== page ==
D.L. It is necessary to engage on the three main pillars of class warfare. I’d like to draw attention to a point which is often ignored. Not only is it impossible to be a socialist but it is impossible to be a democrat if we don’t fight for democracy with regard to international relations. The claim by a small group of countries to present themselves as chosen nations with the right to start wars or even threaten to start wars without the authorisation from the UN Security Council is a manifestation of colonialism or of neo-colonialism, and ought to be contested all the way. As regards a strategic perspective, should we represent communism as the complete abolition not only of class antagonisms, but also of the state and of political power, without mentioning religion, nations, division of labour, markets, and of every possible source of conflict? By re-examining the myth of the abolition of the state, Gramsci remarked that civil society was in itself a type of state. He also underlined the fact that internationalism has nothing to do with the misunderstanding of national identities, as such identities would remain well after the collapse of capitalism. As for the market, Gramsci thought that it be wiser to talk about a ‘determined market’, rather than the market as an abstract form. Gramsci helps us to think beyond the messianism which could gravely harm the construction of a post-capitalist state.
What is your analysis of the Chinese model of society, which mixes a market economy with a socialist perspective?
D.L. The People’s Republic of China originates from the biggest anti-colonial revolution of our history, and an anti-colonial revolution can only be said to truly succeed if it can add a successful economic independence to its political independence. In this respect, there is a continuity between Mao Tse-Tung and Deng Xiaoping. The latter introduced his new plan on the basis of two main considerations. Firstly, he believed that a call to the revolutionary spirit of sacrifice can only succeed in moments of particular political enthusiasm; in the long term it is impossible to develop the productive forces (and so combat misery) without economic incentives, and therefore without competition and without markets. On top of this, during times of crises and following the collapse of the USSR, the west held the monopoly over high technology, and as such it was impossible for China to access this high technology without opening itself up to international markets. Thanks also to the achievements orchestrated by the Maoist era (with its massive promotion of education, eradication of infectious diseases, etc.), the new plan, despite its blatant contradictions can boast an incredible success: 600 million people or 660 million people (according to other estimates) liberated from misery, infrastructures worthy of a first world economy, growth in the process of industrialisation from its coast areas to its inland areas, rapid incrementation of salaries for several years and a growing concern for environmental issues. By focusing on the key role of the achievement in the safekeeping of independence and of national sovereignty, and by encouraging the old colonies to pursue their own economic independence, China can today be seen as the centre of the anti-colonial revolution -which began in the 20th Century and is still in process under its different guises to this day. And by reminding ourselves of the pivotal role the public sphere should play in any economy, China constitutes an alternative in opposition to the economic liberalism and to the consensus dictated by Washington.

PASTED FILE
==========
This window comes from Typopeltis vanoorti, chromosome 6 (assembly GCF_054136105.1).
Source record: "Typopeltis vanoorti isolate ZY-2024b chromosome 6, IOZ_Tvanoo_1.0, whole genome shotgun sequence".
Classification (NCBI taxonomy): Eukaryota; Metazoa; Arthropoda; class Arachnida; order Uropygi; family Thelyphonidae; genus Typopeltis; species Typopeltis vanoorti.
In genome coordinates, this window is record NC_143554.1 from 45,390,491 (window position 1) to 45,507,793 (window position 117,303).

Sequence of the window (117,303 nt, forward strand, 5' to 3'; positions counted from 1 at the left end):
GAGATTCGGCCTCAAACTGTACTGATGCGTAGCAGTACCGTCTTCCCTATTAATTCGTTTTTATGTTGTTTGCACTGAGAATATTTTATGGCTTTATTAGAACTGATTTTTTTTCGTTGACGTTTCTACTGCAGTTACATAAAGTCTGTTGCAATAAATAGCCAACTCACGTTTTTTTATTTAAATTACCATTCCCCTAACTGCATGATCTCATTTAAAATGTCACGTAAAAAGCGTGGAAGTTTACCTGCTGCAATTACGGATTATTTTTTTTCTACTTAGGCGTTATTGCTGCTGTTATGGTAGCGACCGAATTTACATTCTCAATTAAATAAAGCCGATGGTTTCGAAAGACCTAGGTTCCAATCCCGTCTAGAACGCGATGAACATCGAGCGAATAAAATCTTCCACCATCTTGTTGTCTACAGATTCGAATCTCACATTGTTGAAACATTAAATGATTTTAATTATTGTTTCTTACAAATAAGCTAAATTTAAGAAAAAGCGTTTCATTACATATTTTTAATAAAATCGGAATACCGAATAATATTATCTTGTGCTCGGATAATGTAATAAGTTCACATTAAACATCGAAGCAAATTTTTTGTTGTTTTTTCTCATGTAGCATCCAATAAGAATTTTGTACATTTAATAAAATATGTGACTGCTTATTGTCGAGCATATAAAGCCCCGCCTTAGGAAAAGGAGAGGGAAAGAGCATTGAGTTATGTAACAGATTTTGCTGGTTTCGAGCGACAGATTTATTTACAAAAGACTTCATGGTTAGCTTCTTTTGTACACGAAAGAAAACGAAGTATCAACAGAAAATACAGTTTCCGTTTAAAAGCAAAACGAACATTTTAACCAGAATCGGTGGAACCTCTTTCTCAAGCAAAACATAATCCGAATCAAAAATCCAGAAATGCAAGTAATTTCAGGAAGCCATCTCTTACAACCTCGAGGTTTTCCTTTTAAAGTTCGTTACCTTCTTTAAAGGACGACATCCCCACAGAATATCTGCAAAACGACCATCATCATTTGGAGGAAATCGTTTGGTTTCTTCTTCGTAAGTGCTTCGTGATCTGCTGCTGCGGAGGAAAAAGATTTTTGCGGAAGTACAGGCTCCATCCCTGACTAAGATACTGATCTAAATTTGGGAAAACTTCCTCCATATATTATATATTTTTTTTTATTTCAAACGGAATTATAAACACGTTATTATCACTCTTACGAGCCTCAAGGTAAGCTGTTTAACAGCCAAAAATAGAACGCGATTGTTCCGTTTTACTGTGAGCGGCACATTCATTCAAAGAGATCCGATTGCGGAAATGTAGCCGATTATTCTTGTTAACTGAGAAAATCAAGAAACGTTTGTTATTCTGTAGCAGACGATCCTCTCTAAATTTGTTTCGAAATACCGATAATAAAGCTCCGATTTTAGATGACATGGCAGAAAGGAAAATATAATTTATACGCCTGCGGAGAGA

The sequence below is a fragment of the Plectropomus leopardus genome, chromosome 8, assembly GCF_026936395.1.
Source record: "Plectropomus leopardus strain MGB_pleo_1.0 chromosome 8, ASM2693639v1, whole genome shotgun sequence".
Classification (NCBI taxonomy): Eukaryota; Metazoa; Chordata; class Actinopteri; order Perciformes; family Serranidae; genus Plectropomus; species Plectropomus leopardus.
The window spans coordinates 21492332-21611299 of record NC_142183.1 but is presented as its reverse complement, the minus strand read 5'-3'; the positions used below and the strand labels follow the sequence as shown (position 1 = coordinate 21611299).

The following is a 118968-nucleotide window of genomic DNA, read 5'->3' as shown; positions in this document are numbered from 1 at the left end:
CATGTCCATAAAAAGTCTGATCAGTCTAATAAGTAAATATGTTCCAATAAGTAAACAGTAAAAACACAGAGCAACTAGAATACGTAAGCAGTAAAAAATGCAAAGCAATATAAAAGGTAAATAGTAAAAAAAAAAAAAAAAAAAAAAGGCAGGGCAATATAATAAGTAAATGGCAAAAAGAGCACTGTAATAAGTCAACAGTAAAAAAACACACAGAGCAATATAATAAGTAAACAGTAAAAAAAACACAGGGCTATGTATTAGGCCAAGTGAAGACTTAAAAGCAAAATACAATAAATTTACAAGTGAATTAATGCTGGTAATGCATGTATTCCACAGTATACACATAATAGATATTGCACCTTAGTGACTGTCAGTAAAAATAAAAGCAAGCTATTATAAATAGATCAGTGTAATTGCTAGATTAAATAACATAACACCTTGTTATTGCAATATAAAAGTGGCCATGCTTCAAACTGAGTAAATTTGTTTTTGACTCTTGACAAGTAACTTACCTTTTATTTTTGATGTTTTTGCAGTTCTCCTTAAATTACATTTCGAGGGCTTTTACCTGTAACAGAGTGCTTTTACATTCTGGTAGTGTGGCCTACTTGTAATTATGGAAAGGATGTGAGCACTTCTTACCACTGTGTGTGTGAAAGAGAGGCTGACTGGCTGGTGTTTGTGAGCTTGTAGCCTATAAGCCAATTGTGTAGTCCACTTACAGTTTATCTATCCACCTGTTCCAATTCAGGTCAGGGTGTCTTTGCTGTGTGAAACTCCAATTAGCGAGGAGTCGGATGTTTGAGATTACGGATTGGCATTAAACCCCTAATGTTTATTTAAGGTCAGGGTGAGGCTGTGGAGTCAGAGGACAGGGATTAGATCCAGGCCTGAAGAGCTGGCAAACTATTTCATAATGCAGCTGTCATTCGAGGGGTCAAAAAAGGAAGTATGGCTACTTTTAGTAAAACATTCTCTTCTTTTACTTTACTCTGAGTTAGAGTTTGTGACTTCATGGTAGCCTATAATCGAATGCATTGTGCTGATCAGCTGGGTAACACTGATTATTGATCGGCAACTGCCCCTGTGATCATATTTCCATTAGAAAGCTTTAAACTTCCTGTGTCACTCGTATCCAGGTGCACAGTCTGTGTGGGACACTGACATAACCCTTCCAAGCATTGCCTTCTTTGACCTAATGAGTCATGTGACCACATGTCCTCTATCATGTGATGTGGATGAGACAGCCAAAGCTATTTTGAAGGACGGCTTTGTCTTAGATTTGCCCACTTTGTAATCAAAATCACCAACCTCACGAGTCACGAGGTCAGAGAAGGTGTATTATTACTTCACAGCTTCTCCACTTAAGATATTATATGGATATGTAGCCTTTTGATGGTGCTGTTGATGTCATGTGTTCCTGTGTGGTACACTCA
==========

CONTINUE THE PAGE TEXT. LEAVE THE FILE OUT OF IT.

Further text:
In view of the austerity measures taking place in Europe, how do you conceive the alternatives and the ways in which we can achieve emancipation?
D.L. The struggles against the dismantlement of the welfare state and against bellicist politics can only play a central role. During the Second World War the Democrat F.D. Roosevelt theorised the right to live with ‘freedom from want’ and ‘freedom from fear’, alongside the traditional liberties granted by a liberal tradition. The economic liberalism of the consensus in Washington is the fiercest enemy to our right to live free from want. As for the right to live free from fear, this is denied to us on a daily basis by warmongering politics, threats of war and Obama’s method of resorting to drones.
 Contre-histoire du libéralisme, Éditions la Découverte, 2013, Liberalism: A Counter-History , Verso Publisher, 2011.
 La Lotta di classe. Una storia politica e filosofica, Éditions Laterza, Italie, 2013.